Specific Course Objectives (continued):
5. Apply common statistical methods for inference.
6. Apply descriptive and inferential methodologies according to the type of study design for answering a particular research question.
7. Interpret results of statistical analyses found in public health studies.
Course Policies:
5. If you have a disability for which you are or may be requesting an accommodation, you are encouraged to contact both your instructor and Disability Resources and Services, 216 William Pitt Union (412.648.7890 or TTY 412.383.7355), as early as possible in the term. DRS will verify your disability and determine reasonable accommodations for this course. A comprehensive description of the services of that office can be obtained at www.drs.pitt.edu.
Students committing acts of academic dishonesty, including plagiarism, unauthorized collaboration on assignments, cheating on exams, misrepresentation of data, and facilitating dishonesty by others, will receive sanctions appropriate to the violation(s) committed. Sanctions include, but are not limited to, reduction of a grade for an assignment or a course, failure of a course, and dismissal from GSPH.
All student violations of academic integrity must be documented by the appropriate faculty member; this documentation will be kept in a confidential student file maintained by the GSPH Office of Student Affairs. If a sanction for a violation is agreed upon by the student and instructor, the record of this agreement will be expunged from the student file upon the student’s graduation. If the case is referred to the GSPH Academic Integrity Hearing Board, a record will remain in the student’s permanent file.
Statistical Software:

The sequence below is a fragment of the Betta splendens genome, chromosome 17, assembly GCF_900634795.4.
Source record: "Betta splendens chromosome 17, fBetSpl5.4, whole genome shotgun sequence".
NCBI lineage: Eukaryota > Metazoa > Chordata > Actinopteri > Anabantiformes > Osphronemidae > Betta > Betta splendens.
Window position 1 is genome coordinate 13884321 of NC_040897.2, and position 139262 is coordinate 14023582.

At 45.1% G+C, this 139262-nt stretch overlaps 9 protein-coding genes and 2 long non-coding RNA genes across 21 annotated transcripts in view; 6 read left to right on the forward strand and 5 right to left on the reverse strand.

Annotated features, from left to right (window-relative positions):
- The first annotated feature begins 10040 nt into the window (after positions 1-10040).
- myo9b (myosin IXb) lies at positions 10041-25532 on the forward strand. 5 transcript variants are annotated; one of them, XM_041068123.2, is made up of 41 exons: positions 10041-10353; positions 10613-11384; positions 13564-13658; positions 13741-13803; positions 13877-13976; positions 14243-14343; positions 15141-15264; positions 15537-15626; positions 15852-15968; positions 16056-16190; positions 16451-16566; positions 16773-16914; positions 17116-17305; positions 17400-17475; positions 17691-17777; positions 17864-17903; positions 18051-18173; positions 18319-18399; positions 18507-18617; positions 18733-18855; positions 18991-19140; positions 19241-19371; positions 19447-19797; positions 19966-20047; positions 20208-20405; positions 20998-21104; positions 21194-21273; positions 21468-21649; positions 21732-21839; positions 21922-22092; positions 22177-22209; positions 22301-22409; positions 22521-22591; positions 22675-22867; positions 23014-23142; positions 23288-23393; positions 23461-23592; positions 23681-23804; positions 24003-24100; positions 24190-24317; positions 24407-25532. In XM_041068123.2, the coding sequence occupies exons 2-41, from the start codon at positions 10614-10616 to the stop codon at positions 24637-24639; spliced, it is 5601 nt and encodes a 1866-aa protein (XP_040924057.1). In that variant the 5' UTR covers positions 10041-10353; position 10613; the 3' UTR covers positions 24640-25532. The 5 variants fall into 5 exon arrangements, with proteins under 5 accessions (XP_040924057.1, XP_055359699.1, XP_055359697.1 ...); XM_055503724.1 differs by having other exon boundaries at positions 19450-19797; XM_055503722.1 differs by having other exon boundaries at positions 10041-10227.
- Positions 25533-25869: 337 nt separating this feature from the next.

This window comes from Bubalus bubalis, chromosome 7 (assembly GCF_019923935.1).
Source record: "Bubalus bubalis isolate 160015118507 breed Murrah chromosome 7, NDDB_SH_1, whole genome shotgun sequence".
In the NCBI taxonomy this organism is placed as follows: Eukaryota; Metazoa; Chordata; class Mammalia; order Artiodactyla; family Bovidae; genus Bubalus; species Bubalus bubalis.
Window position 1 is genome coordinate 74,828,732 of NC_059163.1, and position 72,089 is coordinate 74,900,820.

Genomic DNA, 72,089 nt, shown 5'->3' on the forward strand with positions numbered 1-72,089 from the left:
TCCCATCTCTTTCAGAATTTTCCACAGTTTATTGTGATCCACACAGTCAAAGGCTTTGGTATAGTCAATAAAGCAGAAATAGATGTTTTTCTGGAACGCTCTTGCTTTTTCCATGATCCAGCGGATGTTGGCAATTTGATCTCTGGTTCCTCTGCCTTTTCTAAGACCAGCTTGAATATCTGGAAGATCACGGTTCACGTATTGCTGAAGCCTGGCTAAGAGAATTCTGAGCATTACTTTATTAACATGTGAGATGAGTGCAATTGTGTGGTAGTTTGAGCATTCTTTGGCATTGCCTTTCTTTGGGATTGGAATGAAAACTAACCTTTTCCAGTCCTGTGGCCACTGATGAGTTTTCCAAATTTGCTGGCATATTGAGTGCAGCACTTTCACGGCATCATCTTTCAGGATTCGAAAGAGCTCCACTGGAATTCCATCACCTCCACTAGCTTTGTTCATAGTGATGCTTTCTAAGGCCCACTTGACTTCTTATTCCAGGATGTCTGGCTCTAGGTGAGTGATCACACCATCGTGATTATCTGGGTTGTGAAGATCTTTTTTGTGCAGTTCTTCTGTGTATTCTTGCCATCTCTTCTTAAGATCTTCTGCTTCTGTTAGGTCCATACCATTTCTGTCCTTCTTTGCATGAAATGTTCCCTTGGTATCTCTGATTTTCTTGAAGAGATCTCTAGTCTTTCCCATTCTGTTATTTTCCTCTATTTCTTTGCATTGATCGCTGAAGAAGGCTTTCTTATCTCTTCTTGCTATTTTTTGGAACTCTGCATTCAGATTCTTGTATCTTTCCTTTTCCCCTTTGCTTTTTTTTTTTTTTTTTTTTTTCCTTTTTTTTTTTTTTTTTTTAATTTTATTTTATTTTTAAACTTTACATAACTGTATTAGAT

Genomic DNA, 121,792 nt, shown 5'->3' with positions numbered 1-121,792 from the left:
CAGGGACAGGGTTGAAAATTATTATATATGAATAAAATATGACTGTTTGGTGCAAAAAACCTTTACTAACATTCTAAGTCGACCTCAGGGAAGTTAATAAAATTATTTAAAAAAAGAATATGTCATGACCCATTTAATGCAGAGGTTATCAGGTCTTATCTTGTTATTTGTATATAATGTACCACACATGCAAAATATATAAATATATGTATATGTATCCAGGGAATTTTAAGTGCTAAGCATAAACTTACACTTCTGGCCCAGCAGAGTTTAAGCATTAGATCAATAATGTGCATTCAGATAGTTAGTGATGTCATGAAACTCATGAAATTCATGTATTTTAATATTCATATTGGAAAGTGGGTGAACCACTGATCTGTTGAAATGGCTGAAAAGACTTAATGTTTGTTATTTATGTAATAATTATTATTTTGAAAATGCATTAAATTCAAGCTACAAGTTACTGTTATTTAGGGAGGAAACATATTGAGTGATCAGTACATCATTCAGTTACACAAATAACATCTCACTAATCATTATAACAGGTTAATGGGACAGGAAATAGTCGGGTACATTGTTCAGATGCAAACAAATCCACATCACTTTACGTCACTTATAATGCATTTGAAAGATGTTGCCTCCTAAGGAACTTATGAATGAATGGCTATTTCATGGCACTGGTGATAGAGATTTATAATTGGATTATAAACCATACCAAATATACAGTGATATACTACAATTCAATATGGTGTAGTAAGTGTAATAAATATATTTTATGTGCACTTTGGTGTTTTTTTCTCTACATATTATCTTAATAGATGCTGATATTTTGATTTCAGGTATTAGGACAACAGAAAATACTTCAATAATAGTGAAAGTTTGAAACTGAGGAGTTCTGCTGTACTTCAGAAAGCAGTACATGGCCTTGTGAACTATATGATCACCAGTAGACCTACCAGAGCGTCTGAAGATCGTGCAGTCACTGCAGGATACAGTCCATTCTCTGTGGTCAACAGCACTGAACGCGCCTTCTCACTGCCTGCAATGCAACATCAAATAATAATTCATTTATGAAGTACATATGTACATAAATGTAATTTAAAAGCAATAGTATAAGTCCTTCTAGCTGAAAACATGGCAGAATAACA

The homework assignments will require a statistical package for computations. The “official” package supported in this course is SAS, which is available on the machines at the computer labs on campus. In addition, Pitt students, staff, and faculty can obtain a 1year copy of SAS from the Software Licensing Service in Bellefield Hall. All statistical programs presented in class will be in SAS.
Statistical Software (continued):
It is not strictly necessary to use SAS for the homework assignments. Stata, SPlus, R, NCSS, SPSS, Systat, and other packages will also perform the required procedures. Be aware, however, that the course instructor is most familiar with SAS and Stata and can be relied on to answer questions about those packages only. So, for instance, if you use SPSS, you will have to find another source of information about that package’s syntax, etc.
Excel and Instat are not recommended because they do not include all the procedures that will be required in this course, BIOS 2042T, and many research settings.
Course Requirements and Grading:
There will be 3 exams and approximately 8 homework assignments. The contribution of each of these assessments toward the final grade will be as follows:
1/4 Homework
1/4 Exam 1
1/4 Exam 2
1/4 Exam 3
One homework assignment will be dropped from your homework grade. In other words, if there are 8 assignments, the best 7 will contribute toward your homework grade. This will give you an opportunity not to turn in an assignment if you or a family member is ill or you have a schedule conflict, such as a professional meeting, that keeps you from attending class on the day an assignment is due.